Tuesday, October 13, 2015

The First Temptation: Reality Matters Most (Luke 4:1-4)

1 Jesus, full of the Holy Spirit, returned from the Jordan and was led by the Spirit in the wilderness, where for forty days he was tempted by the devil. He ate nothing at all during those days, and when they were over, he was famished. The devil said to him, “If you are the Son of God, command this stone to become a loaf of bread.” Jesus answered him, “It is written, ‘One does not live by bread alone.’” (Luke 4:1-4, New Revised Standard Version).

Jesus has just been baptized by John. He is about to start his brief but singular public ministry.

To prepare him for this, the Spirit leads him into the wilderness (v. 1). The wilderness is a place where we are completely on our own. There is no one there to help when danger confronts us.

Worse, the Spirit leads Jesus into this place of complete vulnerability to be tempted by the devil (v. 1). The devil is Christ’s worst enemy and ours. If Jesus goes down here, the devil gets to control him, us, and all creation forever. At the same time, if Jesus resists these temptations—beginning now and through the moment of his death—then he decisively defeats the devil, frees us from his control, and brings about a whole new creation. The stakes are as high as they can be.

Jesus has gone without food for 40 days (v. 2). Jesus is radically tested by meeting his worst enemy in the most exposed of all places at his most vulnerable time. We will never face a greater temptation or more severe vulnerability than that faced by Jesus in our place and on our behalf.

Moreover, in these three temptations Jesus faced the three most basic forms of all temptations that he would encounter in his life. These are the same three we face each day.

The devil, that greatest of all deceivers, tempts Jesus to prove he is the one true god’s beloved son by turning a stone into bread (v. 3). The temptation? What matters more: Discerning and affirming a word from God or having enough to eat? More deeply, what matters more: truth or reality? The qualitative or the quantitative?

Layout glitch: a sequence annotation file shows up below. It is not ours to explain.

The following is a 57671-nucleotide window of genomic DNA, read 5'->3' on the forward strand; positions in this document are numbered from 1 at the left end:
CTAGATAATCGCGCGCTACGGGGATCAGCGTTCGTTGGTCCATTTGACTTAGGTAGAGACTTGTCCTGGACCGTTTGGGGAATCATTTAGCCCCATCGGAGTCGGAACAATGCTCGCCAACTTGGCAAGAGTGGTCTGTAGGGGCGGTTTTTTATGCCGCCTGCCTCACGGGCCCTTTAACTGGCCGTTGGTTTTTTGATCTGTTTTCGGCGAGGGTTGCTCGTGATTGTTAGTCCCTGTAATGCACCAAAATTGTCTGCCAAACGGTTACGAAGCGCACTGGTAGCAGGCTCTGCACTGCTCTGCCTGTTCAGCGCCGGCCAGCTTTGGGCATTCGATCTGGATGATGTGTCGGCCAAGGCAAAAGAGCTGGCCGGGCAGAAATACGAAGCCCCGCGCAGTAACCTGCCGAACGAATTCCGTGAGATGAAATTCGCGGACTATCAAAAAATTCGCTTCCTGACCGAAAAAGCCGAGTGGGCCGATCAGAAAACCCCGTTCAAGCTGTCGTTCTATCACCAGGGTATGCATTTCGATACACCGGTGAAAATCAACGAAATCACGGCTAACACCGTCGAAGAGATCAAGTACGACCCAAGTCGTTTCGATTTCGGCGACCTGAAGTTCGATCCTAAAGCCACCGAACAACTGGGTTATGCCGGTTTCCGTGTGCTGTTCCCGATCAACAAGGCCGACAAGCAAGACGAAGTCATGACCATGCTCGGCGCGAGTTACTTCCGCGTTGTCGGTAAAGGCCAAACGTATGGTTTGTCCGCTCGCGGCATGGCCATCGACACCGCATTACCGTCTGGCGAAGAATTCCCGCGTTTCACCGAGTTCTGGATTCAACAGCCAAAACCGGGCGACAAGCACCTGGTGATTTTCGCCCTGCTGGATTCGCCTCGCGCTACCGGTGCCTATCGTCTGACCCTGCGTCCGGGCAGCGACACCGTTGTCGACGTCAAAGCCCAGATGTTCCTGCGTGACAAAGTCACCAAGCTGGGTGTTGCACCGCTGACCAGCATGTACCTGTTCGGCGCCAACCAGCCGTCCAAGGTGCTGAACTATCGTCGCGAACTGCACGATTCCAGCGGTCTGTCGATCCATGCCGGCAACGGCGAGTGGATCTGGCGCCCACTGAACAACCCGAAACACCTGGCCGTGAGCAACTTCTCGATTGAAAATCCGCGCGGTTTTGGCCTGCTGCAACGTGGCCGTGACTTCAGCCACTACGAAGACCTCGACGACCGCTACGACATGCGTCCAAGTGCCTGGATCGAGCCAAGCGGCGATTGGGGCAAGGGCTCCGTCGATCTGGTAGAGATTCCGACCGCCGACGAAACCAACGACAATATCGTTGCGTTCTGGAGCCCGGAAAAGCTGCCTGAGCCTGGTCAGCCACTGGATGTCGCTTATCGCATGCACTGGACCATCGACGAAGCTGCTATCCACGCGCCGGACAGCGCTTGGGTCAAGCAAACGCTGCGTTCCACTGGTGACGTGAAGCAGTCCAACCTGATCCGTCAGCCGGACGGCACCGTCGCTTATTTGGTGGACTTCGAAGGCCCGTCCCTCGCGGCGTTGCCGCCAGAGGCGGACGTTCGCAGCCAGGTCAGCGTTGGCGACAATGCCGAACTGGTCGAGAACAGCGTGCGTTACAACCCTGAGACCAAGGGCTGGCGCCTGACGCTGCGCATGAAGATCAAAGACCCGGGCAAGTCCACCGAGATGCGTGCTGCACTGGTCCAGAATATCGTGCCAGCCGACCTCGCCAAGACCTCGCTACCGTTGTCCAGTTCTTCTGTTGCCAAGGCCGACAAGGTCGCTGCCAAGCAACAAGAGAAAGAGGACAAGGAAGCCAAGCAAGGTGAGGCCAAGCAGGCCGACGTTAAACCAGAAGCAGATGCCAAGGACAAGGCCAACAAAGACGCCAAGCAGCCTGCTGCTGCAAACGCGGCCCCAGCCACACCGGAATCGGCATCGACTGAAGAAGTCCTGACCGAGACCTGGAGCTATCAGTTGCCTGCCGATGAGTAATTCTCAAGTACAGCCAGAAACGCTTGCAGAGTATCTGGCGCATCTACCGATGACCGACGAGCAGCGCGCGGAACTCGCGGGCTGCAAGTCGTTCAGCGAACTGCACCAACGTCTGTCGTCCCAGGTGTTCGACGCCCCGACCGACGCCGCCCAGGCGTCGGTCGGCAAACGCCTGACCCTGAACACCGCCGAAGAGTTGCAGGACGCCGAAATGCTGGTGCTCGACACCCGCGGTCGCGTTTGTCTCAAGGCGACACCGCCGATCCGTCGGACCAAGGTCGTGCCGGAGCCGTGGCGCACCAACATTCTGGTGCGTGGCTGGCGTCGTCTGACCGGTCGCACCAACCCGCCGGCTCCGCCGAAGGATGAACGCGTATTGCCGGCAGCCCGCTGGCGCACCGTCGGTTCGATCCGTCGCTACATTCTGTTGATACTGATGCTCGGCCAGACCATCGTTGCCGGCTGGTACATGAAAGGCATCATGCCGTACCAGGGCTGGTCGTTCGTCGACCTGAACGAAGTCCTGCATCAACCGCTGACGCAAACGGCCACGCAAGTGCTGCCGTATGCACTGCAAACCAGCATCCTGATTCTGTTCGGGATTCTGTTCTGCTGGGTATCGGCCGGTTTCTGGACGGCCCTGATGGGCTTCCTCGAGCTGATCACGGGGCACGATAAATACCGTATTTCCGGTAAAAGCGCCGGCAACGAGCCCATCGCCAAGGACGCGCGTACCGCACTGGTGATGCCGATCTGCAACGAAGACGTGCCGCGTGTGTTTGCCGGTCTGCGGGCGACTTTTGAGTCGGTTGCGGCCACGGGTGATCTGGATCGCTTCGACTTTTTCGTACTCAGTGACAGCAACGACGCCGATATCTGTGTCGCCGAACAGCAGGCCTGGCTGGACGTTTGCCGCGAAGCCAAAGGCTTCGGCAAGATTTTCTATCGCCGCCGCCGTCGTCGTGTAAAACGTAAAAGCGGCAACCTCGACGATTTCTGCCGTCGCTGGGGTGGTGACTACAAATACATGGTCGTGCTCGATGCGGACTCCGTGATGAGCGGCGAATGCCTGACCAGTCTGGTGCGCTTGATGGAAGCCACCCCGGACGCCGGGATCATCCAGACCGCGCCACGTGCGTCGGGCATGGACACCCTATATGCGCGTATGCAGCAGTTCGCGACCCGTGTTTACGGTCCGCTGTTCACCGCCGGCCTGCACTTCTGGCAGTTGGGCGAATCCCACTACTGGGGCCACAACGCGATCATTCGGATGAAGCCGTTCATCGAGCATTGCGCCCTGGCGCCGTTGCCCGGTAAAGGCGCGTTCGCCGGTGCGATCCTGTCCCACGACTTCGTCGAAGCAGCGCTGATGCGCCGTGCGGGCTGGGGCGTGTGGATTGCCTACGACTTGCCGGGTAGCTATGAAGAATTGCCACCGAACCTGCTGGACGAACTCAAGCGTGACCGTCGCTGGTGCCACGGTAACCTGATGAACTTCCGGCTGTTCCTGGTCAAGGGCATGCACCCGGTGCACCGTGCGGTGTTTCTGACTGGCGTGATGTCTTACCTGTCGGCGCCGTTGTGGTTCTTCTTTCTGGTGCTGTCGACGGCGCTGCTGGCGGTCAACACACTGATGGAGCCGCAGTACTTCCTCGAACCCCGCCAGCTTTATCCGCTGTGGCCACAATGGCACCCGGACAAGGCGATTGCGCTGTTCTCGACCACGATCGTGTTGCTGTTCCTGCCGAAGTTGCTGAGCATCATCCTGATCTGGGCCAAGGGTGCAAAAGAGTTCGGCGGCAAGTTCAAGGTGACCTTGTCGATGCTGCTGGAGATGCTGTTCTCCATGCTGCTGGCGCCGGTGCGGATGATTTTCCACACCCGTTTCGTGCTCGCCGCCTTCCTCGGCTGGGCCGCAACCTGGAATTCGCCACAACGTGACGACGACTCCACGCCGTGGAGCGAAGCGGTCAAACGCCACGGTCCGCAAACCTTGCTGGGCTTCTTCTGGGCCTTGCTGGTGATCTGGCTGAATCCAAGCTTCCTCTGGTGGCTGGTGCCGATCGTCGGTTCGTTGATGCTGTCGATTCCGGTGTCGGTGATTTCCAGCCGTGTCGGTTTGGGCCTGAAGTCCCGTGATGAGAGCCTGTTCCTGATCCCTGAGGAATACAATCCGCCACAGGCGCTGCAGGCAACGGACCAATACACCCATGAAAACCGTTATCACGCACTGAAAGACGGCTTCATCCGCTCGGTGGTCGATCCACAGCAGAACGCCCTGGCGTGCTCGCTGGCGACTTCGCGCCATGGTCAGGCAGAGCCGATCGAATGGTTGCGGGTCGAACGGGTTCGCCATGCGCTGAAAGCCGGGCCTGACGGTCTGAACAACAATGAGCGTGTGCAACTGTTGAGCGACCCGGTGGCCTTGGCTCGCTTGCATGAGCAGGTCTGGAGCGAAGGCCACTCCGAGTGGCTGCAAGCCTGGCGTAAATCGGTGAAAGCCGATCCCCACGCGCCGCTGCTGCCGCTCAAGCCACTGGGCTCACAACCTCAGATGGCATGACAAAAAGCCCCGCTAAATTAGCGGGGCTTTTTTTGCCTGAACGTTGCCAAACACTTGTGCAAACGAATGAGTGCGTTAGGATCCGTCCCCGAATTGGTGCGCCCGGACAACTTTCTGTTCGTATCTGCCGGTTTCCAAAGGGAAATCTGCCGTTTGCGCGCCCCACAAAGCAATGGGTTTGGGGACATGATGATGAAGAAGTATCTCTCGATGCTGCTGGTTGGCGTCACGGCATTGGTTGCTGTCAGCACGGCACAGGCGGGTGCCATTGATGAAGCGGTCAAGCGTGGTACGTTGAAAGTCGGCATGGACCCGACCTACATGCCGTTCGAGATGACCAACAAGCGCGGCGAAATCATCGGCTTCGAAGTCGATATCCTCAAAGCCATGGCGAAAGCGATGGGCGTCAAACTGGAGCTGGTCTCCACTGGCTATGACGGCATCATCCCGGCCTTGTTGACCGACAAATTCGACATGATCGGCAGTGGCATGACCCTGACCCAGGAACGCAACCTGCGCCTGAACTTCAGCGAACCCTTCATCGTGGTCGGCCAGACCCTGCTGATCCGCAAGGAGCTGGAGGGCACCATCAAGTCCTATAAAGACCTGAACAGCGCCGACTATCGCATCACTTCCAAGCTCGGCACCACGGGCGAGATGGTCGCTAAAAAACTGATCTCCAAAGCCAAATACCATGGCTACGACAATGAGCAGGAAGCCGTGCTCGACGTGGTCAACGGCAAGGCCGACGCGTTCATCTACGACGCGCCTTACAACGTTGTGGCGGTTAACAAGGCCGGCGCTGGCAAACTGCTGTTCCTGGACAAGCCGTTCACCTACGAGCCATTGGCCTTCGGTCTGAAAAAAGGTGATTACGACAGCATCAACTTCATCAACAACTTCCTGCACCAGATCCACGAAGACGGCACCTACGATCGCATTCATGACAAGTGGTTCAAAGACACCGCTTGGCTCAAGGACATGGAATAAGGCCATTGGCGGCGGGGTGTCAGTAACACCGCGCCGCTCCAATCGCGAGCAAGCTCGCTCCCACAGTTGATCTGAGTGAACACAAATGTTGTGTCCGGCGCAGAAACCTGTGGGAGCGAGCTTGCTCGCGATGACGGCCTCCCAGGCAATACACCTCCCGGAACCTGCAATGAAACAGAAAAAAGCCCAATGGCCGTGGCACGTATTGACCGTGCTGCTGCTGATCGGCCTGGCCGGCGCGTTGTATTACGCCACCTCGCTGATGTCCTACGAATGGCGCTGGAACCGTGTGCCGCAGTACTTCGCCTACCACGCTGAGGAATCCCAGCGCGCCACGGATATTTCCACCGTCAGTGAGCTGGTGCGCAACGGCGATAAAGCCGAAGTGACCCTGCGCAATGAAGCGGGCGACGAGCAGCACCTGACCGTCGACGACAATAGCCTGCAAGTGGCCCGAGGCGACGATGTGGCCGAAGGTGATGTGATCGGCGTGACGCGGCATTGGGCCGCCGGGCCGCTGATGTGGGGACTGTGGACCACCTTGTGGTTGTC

The devil believes that eating matters more. This has different implications. Personally, it means that if one is hungry, one may ignore the eighth commandment and steal. Societally, it means that the purpose of the economy is to raise the standard of living. It means that hearing and doing God’s word has no meaning before personal and societal needs are met. From the devil’s point of view, truth has no significance so long as reality remains unpleasant. The devil would always have us choose happiness over truth.

Unwittingly, Abraham Maslow’s influential hierarchy of needs agrees with the devil’s assessment. It identifies the satisfaction of physiological needs as primary. It places self-actualization fifth and last on the needs which we humans are motivated to satisfy. That’s as close as he gets to speaking of affirming God’s words as a need. Our intensely Olympian culture continues to agree with him.

Jesus reveals this to be a temptation by rejecting it. We otherwise wouldn’t discern it as one. He shows us that affirming our relationship with God through hearing and doing his words matters most. Truth trumps happiness. He affirms this again later by telling us that the greatest commandment is to love God wholly.

To avoid misunderstanding, we need to apply the paradoxical logic of the Chalcedonian Formula to this temptation. Accordingly, we want to both affirm God’s words and maintain physical vitality by eating rightly. We shouldn’t separate the two by thinking that we live solely by either God’s words or food. We shouldn’t confuse the two by thinking, for example, that raising the standard of living is the same as witnessing to God. Finally, we should keep both in the right order: God’s words come first in priority. God’s kingdom and his righteousness matter more than anything in and of this world which is passing away.

(Today we have been following the discussion by Jacques Ellul in his book The Ethics of Freedom [translated by Geoffrey Bromiley, Eerdmans, 1976, pp. 52-55]).

Copyright © by Steven Farsaci.
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